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A North Carolina bill of sale is a form used to denote the exchange of legal ownership interest in an item. In North Carolina, a bill of sale is used primarily as a personal record. So, there's no need to have it notarized unless the bill of sale is for a boat.
The most common bills of sale used in North Carolina include a general bill of sale, a bill of sale for a motor vehicle, a bill of sale for a boat, and a bill of sale for a gun.
Writing a North Carolina bill of sale is surprisingly easy. There's no need for fancy legal terminology. The parties involved in the sale are referred to as the buyer and seller. Every North Carolina bill of sale needs certain information. What sets the bills of sale apart is in how the description of the item is listed. First, you'll learn about the required information for bills of sale. Then, you'll learn about how to properly describe the items.
Every North Carolina bill of sale should include the date it was created. This date goes at the top of the document. If the buyer plans to pay for the item on a date other than when the bill of sale was created, you'll need to add that date where the price for the item is discussed. Next, you'll list the legal name of both the buyer and the seller and designate who is the buyer and who is the seller. For example, John Smith, seller. You'll add the legal address of each person. Make sure that you use a physical address and not a PO Box.
The next element of a North Carolina bill of sale is a description of the item. Then, you'll discuss the terms of sale. For example, if the item is being given as a gift, that would be listed. If the item is being traded, the received trade should be described. For monetary sales, you'd list the amount first in words and then in numbers. For example, four-hundred and thirty dollars and no cents ($430.00).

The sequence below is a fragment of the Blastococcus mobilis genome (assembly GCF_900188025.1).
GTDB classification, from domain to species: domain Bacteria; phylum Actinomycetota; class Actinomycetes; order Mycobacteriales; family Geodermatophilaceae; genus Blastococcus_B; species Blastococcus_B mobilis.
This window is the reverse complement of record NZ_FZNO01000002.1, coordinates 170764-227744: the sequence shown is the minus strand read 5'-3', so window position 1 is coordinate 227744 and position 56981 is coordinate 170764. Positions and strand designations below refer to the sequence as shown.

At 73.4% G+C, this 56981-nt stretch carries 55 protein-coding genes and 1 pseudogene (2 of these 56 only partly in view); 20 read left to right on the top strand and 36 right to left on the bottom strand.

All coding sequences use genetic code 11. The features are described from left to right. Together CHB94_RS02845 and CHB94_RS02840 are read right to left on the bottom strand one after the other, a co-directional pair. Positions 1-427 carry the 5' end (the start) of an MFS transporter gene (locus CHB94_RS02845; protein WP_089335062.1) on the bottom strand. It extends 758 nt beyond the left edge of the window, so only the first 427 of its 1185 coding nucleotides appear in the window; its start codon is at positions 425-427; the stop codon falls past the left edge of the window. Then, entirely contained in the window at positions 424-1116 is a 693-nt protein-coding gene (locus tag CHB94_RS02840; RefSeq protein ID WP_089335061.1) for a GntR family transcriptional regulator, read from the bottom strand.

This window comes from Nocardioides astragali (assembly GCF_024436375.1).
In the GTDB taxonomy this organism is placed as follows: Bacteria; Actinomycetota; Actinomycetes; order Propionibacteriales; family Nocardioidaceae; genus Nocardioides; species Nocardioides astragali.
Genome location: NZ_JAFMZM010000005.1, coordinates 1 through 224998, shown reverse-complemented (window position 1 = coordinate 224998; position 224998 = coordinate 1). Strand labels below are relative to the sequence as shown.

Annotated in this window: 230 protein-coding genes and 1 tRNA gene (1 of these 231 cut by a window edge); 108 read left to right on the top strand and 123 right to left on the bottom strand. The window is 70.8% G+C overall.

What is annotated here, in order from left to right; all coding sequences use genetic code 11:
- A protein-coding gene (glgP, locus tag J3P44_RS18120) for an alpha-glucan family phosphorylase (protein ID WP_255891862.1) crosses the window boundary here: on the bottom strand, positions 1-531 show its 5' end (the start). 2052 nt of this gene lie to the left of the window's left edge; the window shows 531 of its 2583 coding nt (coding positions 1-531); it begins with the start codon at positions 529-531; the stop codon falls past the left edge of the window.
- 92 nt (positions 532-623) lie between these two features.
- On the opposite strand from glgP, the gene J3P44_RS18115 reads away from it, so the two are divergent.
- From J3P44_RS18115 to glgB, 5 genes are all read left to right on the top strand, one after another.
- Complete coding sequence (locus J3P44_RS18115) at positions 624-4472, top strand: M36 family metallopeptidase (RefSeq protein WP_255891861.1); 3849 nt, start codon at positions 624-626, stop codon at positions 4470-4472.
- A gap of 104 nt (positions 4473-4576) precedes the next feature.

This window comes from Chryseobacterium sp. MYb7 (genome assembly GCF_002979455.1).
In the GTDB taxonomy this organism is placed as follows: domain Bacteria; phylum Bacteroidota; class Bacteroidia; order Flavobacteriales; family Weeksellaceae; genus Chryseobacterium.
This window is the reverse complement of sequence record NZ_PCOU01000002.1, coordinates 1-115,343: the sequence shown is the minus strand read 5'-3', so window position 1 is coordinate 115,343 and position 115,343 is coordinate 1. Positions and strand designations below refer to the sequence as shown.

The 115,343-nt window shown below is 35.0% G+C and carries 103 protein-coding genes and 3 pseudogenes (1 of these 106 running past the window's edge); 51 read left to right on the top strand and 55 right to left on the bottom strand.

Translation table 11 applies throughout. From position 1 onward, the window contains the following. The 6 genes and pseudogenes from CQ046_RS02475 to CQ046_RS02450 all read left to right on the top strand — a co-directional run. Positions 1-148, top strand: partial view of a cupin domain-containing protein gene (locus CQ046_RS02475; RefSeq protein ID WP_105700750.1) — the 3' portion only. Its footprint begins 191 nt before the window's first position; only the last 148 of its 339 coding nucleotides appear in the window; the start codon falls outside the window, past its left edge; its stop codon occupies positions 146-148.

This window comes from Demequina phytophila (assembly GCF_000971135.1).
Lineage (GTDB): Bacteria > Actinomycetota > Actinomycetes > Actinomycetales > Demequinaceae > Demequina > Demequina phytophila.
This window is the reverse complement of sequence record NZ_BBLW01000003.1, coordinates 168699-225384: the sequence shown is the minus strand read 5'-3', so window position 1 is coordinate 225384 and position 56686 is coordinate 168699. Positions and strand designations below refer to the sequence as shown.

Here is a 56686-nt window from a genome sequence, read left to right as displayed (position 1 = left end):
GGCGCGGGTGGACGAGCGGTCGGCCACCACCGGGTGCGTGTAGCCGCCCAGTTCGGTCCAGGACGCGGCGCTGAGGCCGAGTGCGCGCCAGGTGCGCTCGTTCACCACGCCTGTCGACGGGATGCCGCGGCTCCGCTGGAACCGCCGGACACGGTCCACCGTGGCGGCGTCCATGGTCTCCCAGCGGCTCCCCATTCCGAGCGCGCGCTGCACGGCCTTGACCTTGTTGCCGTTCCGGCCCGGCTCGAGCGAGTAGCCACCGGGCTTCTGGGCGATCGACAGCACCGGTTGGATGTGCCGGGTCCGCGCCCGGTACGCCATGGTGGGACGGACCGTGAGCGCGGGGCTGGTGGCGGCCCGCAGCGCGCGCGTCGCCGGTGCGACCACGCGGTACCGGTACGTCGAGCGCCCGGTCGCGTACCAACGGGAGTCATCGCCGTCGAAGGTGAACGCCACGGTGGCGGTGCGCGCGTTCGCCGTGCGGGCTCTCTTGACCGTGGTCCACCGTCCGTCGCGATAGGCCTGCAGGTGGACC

While not a legal requirement in North Carolina, you can opt to include a seller's disclosure. The purpose of a seller's disclosure is to inform the buyer if there are any known defects. It also informs the buyer that the sale is "as-is." This means that there is no warranty on the item that you're selling.
Finally, every North Carolina bill of sale should be signed and dated by both the buyer and the seller.
A North Carolina general bill of sale is used for items such as patio furniture, designer clothing, jewelry, used electronics, and any item that wouldn't qualify as a motor vehicle, boat, or gun. To describe an item for a general bill of sale, you'll start by determining if the item has a serial number, registration number, or other identifying information (including a make and model). Additionally, you can describe the item by color, size, or material.
A North Carolina bill of sale for a motor vehicle should include the make, model, and year of the vehicle; the VIN, and an odometer reading. Only vehicles being purchased from a dealer require a bill of sale in North Carolina. North Carolina provides an odometer disclosure statement that must be used if the vehicle being sold is less than ten years old. You must also complete a damage disclosure statement.
A North Carolina bill of sale for a boat should include the vessel registration number; manufacturer; model; year; NC title number (if one exists); and the hull ID. The seller's signature on this bill of sale must be notarized.
A North Carolina bill of sale for a gun should include the make, model, caliber, and serial number of the gun. If the gun is being received on trade, the traded items should have an applicable description.
A North Carolina bill of sale is only required to register a motor vehicle if the vehicle was purchased from a dealership. For a purchase from a dealership, you'll need a notarized title, a bill of sale that shows the purchase price, a title application, an odometer disclosure statement if the vehicle is less than ten years old, and a damage disclosure statement.
Yes, a notarized North Carolina bill of sale is required to register a boat. You'll also need to complete a Registration & Titling Application. If the title is lost, the seller can complete a statement of lost title.
This varies from county to county. You should contact the Sheriff's office for your county.